Wanted property prices rose nearly 10% in 2021, according to an analysis by real estate listing website, myhome.ie.
Asked price inflation came in at 7.4% in the capital, but at 10.6% elsewhere in the country.
Quarterly prices also rose 1.3% nationally in the last three months of the year, with price inflation in Dublin at 1.7%.
It was at 1.1% outside the capital.
The report showed that the adjusted asking price of the property at the national level was 311,000 euros at the end of 2021.
In Dublin, its price reached 421 thousand euros, while in other parts of the country it reached 263 thousand euros.
« The unwelcome message from this quarter’s MyHome report is that there is little sign of conditions easing, » said Kunal McCwell, Davey’s chief economist and author of the myhome.ie report.
He added: « This reflects a tightening of the market, as the stock of homes for sale has fallen to a new record low of just 11,300. In addition, the Irish labor market is doing very well, which is increasing demand for housing. »
He explained that the shortage of inventory for sale or rent is most acute outside the capital, which is also evidenced by a marked decrease in the average agreed-upon selling time of just three months nationwide.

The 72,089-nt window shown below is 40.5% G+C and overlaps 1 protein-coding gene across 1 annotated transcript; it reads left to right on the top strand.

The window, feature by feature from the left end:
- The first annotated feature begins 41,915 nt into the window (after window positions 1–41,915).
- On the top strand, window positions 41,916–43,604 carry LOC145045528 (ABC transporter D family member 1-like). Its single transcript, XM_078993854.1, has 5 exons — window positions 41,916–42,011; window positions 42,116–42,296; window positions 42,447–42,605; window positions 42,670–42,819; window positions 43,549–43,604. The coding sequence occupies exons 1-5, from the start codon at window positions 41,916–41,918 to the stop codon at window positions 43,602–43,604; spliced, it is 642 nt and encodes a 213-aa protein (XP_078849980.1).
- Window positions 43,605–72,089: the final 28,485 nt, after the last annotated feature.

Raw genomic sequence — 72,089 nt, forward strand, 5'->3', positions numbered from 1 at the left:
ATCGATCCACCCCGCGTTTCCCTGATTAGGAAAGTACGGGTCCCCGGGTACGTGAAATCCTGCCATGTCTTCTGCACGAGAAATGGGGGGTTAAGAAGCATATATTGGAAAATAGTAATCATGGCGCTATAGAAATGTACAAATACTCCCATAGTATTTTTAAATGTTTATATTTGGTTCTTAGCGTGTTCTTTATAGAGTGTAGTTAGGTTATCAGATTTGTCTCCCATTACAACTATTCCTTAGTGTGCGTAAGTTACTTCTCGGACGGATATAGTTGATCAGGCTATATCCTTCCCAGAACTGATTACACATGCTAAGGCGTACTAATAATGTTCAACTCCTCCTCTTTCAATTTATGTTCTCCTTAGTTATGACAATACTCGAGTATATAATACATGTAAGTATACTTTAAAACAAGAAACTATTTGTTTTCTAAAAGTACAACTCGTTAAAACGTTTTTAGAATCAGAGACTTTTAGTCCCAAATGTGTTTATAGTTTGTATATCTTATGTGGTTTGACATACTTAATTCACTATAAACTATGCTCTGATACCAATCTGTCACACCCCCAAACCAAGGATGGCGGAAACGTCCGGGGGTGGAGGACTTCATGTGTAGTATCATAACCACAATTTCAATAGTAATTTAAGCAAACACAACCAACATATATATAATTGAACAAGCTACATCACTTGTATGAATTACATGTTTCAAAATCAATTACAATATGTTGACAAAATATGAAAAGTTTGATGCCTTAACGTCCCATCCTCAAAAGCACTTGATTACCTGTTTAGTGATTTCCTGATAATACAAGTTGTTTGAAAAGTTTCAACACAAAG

McQuayle said price inflation forecasts for 2021 and 2022 are now likely to be beaten.
“We expected an 11% rise in the Residential Price Index (RPII) through 2021 and 4.5% in 2022. However, the Residential Price Index (RPII) inflation rate rose by 13.5% in October, so overall output is now likely to outpace The past is on our expectations. A prediction of the climate. »
The report comes as the central bank continues to review its lending rules, which are set to expire next month.
Analysis by myhome.ie shows that home prices are now seven times the median income.
“Even so, the Central Bank of Ireland and the Economic and Social Research Institute (ESRI) estimate that mortgage lending rules have stopped home prices from rising an additional 10-25% above current levels,” said Conal McCoyll.
According to estimates, housing completions are expected to reach 22,000 when the 2021 figures are published.
A central bank report published before the onset of the Covid pandemic indicated that about 34,000 homes would have to be built each year over the next decade just to meet demand.
“It is promising to see construction activity increase for seven consecutive months through November, but the stark reality is that we will unfortunately be living with a dysfunctional real estate market for some time,” Angela Keegan, Managing Director of MyHome. ie said.
« We’ve never seen such a shortage of inventory on MyHome.ie, and given the surge in savings among potential homebuyers, it’s doubtful we’ll see a significant drop in demand during 2022, » she added.
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